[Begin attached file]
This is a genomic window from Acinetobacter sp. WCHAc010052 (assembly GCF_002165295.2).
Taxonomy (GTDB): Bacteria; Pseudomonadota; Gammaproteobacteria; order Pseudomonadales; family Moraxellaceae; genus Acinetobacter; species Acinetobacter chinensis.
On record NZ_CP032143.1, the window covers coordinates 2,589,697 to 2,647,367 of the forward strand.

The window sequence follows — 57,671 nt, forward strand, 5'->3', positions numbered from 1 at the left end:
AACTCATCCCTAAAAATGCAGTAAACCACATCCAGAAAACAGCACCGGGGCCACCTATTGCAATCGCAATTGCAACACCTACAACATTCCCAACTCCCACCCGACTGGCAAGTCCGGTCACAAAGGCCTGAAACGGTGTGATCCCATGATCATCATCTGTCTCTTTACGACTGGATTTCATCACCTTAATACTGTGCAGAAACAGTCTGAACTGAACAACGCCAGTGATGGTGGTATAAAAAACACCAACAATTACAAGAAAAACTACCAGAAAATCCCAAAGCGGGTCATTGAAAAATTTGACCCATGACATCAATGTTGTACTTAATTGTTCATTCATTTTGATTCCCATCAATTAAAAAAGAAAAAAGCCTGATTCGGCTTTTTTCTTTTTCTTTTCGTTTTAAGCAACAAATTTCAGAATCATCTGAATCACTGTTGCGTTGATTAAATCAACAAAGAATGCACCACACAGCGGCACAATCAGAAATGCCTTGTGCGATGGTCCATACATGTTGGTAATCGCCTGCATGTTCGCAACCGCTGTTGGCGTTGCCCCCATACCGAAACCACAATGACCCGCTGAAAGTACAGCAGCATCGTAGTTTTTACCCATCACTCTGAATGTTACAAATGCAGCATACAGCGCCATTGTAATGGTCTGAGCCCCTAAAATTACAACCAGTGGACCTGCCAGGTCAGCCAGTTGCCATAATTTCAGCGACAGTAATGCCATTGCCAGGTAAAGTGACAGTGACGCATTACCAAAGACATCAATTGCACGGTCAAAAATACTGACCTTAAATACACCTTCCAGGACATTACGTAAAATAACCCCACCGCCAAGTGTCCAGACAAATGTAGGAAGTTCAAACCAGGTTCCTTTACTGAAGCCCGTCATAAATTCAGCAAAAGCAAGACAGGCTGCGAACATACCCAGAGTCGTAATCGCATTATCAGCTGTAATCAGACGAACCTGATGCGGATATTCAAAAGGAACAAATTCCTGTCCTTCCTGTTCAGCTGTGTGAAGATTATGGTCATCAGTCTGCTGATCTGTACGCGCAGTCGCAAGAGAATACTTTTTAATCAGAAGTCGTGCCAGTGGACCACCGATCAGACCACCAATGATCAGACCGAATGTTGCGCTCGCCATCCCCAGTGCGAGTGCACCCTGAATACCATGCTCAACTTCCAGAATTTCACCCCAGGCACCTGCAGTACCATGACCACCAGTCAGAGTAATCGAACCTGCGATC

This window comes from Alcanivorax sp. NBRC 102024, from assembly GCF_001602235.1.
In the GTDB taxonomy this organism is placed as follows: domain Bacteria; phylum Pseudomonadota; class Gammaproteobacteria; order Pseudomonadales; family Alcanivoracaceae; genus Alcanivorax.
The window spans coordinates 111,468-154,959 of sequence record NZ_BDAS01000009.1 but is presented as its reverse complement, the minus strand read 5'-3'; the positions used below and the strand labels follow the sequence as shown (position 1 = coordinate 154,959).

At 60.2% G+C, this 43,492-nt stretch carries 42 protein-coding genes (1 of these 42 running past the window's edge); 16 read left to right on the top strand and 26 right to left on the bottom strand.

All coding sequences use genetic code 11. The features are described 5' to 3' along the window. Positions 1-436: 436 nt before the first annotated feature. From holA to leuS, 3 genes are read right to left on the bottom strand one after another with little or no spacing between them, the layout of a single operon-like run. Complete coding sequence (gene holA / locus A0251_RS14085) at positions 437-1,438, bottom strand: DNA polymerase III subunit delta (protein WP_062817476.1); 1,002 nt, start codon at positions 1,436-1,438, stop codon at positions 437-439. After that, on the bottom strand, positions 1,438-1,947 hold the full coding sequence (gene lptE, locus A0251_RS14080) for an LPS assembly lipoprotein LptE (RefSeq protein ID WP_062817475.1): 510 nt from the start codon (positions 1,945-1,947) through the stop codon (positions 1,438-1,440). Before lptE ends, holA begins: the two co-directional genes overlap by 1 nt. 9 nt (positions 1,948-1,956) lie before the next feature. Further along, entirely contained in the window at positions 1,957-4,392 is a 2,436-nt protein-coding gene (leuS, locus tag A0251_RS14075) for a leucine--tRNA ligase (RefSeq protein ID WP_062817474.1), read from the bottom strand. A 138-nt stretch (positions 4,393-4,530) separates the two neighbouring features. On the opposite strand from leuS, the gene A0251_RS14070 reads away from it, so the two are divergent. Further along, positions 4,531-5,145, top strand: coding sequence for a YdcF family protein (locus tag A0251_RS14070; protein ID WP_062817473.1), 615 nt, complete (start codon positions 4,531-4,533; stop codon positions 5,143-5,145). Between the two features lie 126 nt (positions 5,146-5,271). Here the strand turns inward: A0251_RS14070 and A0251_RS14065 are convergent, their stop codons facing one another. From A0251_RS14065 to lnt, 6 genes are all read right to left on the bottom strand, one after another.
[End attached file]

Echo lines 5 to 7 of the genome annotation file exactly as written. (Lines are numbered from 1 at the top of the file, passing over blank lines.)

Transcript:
AACTCATCCCTAAAAATGCAGTAAACCACATCCAGAAAACAGCACCGGGGCCACCTATTGCAATCGCAATTGCAACACCTACAACATTCCCAACTCCCACCCGACTGGCAAGTCCGGTCACAAAGGCCTGAAACGGTGTGATCCCATGATCATCATCTGTCTCTTTACGACTGGATTTCATCACCTTAATACTGTGCAGAAACAGTCTGAACTGAACAACGCCAGTGATGGTGGTATAAAAAACACCAACAATTACAAGAAAAACTACCAGAAAATCCCAAAGCGGGTCATTGAAAAATTTGACCCATGACATCAATGTTGTACTTAATTGTTCATTCATTTTGATTCCCATCAATTAAAAAAGAAAAAAGCCTGATTCGGCTTTTTTCTTTTTCTTTTCGTTTTAAGCAACAAATTTCAGAATCATCTGAATCACTGTTGCGTTGATTAAATCAACAAAGAATGCACCACACAGCGGCACAATCAGAAATGCCTTGTGCGATGGTCCATACATGTTGGTAATCGCCTGCATGTTCGCAACCGCTGTTGGCGTTGCCCCCATACCGAAACCACAATGACCCGCTGAAAGTACAGCAGCATCGTAGTTTTTACCCATCACTCTGAATGTTACAAATGCAGCATACAGCGCCATTGTAATGGTCTGAGCCCCTAAAATTACAACCAGTGGACCTGCCAGGTCAGCCAGTTGCCATAATTTCAGCGACAGTAATGCCATTGCCAGGTAAAGTGACAGTGACGCATTACCAAAGACATCAATTGCACGGTCAAAAATACTGACCTTAAATACACCTTCCAGGACATTACGTAAAATAACCCCACCGCCAAGTGTCCAGACAAATGTAGGAAGTTCAAACCAGGTTCCTTTACTGAAGCCCGTCATAAATTCAGCAAAAGCAAGACAGGCTGCGAACATACCCAGAGTCGTAATCGCATTATCAGCTGTAATCAGACGAACCTGATGCGGATATTCAAAAGGAACAAATTCCTGTCCTTCCTGTTCAGCTGTGTGAAGATTATGGTCATCAGTCTGCTGATCTGTACGCGCAGTCGCAAGAGAATACTTTTTAATCAGAAGTCGTGCCAGTGGACCACCGATCAGACCACCAATGATCAGACCGAATGTTGCGCTCGCCATCCCCAGTGCGAGTGCACCCTGAATACCATGCTCAACTTCCAGAATTTCACCCCAGGCACCTGCAGTACCATGACCACCAGTCAGAGTAATCGAACCTGCGATC

This window comes from Alcanivorax sp. NBRC 102024, from assembly GCF_001602235.1.
In the GTDB taxonomy this organism is placed as follows: domain Bacteria; phylum Pseudomonadota; class Gammaproteobacteria; order Pseudomonadales; family Alcanivoracaceae; genus Alcanivorax.